Huldra Forsvant (Theodor Kittelsen)

Huldra Forsvant (Theodor Kittelsen)
Huldra Forsvant (Theodor Kittelsen)

Wednesday, March 21, 2012

Book Review Wednesday by Belle

The Hunger Games (series)
by Suzanne Collins

Review by Belle

The Hunger Games
is a series of three books written for young adults, and follows the adventures of Katniss, who is called (in the first book) to compete in the Hunger Games, a competition in which 2 children from each of the 12 districts in the country are chosen to be thrown into an arena and fight for their lives until only one remains. It sounds gory because it is, although in a young-adult-fiction kinda way.

Despite feeling uncomfortable about the violence and the direction popular fiction for young folk seems to be heading (lots of killing things), I unwillingly enjoyed this series. The suspense is handled superbly, the writing is clever and surprisingly fun, and the characters are layered and interesting and mostly likeable (except for Katniss; she’s pretty annoying). And because the books are written for young people they’re ridiculously easy to read; there’s nothing like finishing a three-part series of novels in a week to make you feel like you’re being incredibly productive with your free time.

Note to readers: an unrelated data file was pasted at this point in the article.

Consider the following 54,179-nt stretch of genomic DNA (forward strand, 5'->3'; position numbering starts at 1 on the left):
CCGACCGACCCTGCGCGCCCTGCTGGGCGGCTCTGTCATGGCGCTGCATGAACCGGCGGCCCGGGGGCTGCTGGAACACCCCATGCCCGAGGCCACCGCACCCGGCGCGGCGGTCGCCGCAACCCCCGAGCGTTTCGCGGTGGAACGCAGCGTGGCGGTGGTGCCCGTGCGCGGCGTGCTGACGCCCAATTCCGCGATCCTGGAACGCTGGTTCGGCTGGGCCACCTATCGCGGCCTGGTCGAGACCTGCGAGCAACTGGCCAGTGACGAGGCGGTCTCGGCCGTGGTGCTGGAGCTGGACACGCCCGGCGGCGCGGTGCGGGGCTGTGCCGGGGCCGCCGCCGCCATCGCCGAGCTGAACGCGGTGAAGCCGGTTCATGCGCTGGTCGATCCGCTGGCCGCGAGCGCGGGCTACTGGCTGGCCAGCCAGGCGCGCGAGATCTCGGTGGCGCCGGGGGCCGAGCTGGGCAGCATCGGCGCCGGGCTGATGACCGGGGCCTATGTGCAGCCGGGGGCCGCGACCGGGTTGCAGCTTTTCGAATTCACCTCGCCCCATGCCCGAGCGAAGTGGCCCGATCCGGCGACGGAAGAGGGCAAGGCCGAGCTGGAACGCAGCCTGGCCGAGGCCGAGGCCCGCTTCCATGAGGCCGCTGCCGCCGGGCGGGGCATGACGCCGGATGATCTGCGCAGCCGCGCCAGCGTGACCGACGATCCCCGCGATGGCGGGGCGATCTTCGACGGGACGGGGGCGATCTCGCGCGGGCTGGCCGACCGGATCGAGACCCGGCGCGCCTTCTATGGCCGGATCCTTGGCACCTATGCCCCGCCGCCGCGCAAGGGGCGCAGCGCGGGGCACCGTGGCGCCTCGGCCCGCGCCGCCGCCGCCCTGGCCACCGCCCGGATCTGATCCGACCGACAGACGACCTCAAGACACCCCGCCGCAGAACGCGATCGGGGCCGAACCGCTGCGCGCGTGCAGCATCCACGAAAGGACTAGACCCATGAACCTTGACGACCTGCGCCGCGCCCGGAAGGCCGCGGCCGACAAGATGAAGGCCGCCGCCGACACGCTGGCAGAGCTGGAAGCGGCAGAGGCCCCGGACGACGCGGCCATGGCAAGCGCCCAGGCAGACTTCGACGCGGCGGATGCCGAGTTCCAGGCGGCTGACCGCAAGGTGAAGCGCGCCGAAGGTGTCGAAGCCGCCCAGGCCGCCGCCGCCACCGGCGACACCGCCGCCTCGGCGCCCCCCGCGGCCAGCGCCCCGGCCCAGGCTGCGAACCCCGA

The books have interesting things to say about war and power and humanity and the nothing-new-under-the-sun-ness of Ecclesiastes 1. Considering everything, I’d probably recommend this series to others, with a warning about the blood, as well as a lengthy but riveting lecture on literature for young people these days.

Thanks for the review, Belle. Check out Belle's Elbows.

1 comment:

Stuart Heath said...

Katniss sure was annoying. I wonder what the thinking was behind that.

It's also fairly heavy-handed. I've just found a box with a bunch of books I was reading around the ages of 10–13 (a lot of Tolkien and second-grade fantasy, but also stuff like Victor Kelleher and Robert Cormier). It'll be interesting to revisit that. My memory says that it was a little more sophisticated, less black-and-white. But then, you know, I was a lot less sophisticated, too :P

And the writing was so bland. I finished HG yesterday, and have just started on Darkly Dreaming Dexter this morning. I've only read five pages or so, but the the prose crackles off the page. It's such a relief!

Having said that, I couldn't put HG down. It's weird — this consciousness of the flaws, but the desire to get through it.

I tend to think of myself as a fairly mediocre writer. But my writing is clearly good enough to deliver blockbuster teen fiction. Now I just need a plot and some luck :P